In October, the Retiti Elephant Sanctuary, a community-owned and run elephant sanctuary in Kenya, conducted an elephant rescue operation, saving a mother and her calves from a well with dramatic results. These rescue operations are key to protecting, rescuing, rehabilitating elephants within their home range. 

Last month, Reteti Elephant Sanctuary – the first community-run elephant sanctuary in East Africa, if not the entire continent – was involved in one of the toughest and most intricate rescues.

Established in August 2016 in Namunyak Community Conservancy – now Ngilai, Kalepo and Nalowuon conservancies, which are home to some of the largest elephant populations in the region, the Reteti Elephant Sanctuary employs over 61 people, most of whom are drawn from the Ngilai community of Namunyak. The sanctuary is also

Reteti aims to reunite lost or abandoned elephant calves with their herds, responding to calls from rangers and community members across the landscape. Failing successful reunion with their herd, the team will take the calf to the purpose-built sanctuary, where it will be hand-reared by the team of passionate keepers until it is strong enough to go back to the wild.

On a late Friday evening in October, the Reteti team received such a call from a community herder in Milgis area that not one, but four elephants were stuck in a community well: a mother with her three calves including a one-week old.  When the team received word, they were in the midst of another elephant rescue in Kalepo; where they managed to reunite a calf with its mother. Immediately after the reunion – the team left for Milgis.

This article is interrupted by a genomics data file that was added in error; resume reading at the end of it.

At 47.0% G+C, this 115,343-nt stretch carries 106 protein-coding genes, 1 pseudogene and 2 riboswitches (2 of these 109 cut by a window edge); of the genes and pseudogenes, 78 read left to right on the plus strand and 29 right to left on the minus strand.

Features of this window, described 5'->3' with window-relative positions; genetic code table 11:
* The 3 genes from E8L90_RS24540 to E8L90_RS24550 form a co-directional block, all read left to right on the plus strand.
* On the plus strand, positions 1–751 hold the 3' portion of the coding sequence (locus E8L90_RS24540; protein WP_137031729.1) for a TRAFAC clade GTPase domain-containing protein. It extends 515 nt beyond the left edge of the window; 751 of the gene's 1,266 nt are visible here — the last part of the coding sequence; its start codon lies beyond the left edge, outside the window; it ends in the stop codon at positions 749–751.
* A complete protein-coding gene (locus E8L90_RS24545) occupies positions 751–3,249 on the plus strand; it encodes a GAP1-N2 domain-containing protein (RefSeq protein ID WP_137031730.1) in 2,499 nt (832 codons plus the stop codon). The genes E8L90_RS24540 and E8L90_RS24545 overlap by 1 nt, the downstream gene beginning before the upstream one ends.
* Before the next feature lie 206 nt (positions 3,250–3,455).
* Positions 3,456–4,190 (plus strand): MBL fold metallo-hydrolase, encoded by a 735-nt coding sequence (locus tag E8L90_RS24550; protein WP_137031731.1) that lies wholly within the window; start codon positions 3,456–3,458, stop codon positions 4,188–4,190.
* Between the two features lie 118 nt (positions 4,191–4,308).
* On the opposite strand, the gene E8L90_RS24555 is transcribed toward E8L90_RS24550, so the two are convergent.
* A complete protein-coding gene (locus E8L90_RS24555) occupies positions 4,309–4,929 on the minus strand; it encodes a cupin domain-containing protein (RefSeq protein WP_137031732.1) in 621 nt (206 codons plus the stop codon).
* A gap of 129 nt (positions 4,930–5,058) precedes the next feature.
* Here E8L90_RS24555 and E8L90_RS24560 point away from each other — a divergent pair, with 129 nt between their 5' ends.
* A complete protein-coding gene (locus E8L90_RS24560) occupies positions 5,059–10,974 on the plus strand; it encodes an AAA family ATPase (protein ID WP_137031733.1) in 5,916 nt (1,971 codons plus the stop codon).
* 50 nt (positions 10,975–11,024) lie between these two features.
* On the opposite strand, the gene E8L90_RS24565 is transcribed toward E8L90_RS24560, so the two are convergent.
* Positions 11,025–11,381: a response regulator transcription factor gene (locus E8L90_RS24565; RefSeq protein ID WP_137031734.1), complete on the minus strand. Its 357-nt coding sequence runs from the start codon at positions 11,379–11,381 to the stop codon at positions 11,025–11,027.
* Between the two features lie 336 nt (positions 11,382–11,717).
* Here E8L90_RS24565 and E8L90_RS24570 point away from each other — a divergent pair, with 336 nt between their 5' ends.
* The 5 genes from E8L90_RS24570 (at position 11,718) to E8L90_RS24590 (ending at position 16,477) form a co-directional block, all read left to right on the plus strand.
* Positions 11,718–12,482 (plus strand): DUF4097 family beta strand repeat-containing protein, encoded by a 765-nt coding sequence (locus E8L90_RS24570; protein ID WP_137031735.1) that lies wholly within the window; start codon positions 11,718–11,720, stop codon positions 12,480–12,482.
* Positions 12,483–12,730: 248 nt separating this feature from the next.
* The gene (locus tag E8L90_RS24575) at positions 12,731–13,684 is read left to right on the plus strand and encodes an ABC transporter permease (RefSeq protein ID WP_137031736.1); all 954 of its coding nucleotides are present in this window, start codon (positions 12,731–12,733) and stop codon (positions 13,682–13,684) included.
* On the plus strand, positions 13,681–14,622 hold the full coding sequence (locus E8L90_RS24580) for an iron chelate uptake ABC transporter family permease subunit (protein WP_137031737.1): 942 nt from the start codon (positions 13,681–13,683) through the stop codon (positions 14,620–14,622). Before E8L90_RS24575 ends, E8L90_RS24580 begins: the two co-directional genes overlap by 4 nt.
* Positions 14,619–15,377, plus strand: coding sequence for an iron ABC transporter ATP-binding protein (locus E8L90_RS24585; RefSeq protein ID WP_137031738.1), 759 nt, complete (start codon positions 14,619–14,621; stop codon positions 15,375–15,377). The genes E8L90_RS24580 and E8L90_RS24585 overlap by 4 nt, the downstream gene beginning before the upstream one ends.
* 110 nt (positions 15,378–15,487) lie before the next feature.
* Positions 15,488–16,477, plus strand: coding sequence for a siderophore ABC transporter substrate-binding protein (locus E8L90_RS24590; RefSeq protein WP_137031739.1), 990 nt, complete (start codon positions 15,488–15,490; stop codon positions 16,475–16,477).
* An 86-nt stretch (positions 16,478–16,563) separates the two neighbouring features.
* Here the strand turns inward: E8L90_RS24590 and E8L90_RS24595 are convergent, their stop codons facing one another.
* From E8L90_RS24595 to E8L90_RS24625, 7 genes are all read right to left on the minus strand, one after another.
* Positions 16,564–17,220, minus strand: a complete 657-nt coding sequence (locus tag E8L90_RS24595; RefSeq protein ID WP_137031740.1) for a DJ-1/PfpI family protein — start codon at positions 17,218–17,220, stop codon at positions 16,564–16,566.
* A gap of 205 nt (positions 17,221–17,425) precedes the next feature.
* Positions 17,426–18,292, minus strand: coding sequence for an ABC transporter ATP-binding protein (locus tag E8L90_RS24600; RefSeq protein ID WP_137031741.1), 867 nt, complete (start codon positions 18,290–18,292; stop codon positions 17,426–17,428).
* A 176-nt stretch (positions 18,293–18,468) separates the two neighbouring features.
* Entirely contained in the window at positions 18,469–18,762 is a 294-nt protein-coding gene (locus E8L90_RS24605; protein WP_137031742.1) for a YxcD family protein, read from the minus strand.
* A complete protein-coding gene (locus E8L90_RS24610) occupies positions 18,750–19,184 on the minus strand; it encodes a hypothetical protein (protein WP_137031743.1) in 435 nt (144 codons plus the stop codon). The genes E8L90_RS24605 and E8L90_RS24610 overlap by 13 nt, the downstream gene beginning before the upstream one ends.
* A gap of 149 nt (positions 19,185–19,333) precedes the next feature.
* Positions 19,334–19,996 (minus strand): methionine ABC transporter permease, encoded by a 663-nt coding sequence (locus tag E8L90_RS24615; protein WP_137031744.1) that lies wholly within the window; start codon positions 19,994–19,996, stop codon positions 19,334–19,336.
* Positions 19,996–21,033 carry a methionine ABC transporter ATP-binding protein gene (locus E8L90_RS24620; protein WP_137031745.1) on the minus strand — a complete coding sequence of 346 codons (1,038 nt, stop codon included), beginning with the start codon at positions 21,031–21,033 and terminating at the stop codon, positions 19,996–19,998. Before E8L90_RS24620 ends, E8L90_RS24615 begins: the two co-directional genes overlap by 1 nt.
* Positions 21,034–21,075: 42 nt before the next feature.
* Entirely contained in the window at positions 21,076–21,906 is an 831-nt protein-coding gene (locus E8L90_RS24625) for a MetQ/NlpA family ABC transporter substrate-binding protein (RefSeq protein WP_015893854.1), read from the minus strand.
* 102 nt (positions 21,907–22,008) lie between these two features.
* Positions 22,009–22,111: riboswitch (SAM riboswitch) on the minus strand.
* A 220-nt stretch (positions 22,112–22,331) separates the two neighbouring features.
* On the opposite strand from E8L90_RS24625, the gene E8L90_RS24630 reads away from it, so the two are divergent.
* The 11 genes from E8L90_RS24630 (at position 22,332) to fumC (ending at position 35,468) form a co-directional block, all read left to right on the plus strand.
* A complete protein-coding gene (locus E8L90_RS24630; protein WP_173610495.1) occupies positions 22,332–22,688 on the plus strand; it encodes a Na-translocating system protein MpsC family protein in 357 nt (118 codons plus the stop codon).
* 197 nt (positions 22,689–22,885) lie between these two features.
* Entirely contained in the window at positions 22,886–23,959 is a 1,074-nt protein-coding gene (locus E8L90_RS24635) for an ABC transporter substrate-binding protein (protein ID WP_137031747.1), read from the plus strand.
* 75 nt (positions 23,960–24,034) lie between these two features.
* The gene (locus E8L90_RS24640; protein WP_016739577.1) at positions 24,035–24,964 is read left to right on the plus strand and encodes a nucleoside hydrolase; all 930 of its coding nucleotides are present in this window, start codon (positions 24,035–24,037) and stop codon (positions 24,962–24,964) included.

Tragically upon arrival, one of the calves had already died and discovered that the family had already been stuck in the well for two days, as evident by the mud that had dried around them. This area where they were discover was known to have numerous lions – so it was a miracle that the mother and two of her calves were still alive.

The mother was visibly depressed.

It was clear that she had given up hope – having already lost one of her calves, and her smallest one being out of reach, behind her. 

At the start of the rescue operation, she was violent and aggressive. But, after the first and second calf were removed safely, she became more comfortable, started drinking water from the well and even helped ‘push’ the tractor scoop.

elephant rescueSurprisingly, after the mother got out, she completely refused to accept the youngest calf.

Despite various attempts to reunite them, she ran off into the bush with the other. It’s not known why she rejected the calf. Perhaps trauma or confusion – there’s so much we have yet to learn. The baby is now safe and sound at Reteti, where she will receive the very best care.

One thing is certain, that if it had not been for the community’s action and the incredible team work on this elephant rescue, it is most likely all of the elephants would have died.

Operating in and around the Northern Rangelands Trust (NRT) conservancy areas, the Reteti rescue team works closely with conservancy rangers, local communities, and the Kenya Wildlife Service. Since 2019, 10 of Reteti’s rescued elephants have been released into the Sera Rhino Sanctuary to begin their journey back to the wild. Elephants have been fitted with GPS tracking collars, and are being monitored both remotely and by community scouts on the ground – who report that the calves are having positive interactions with wild elephant herds. 

Watch the full video of the elephant rescue:

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Featured images by: Reteti Elephant Sanctuary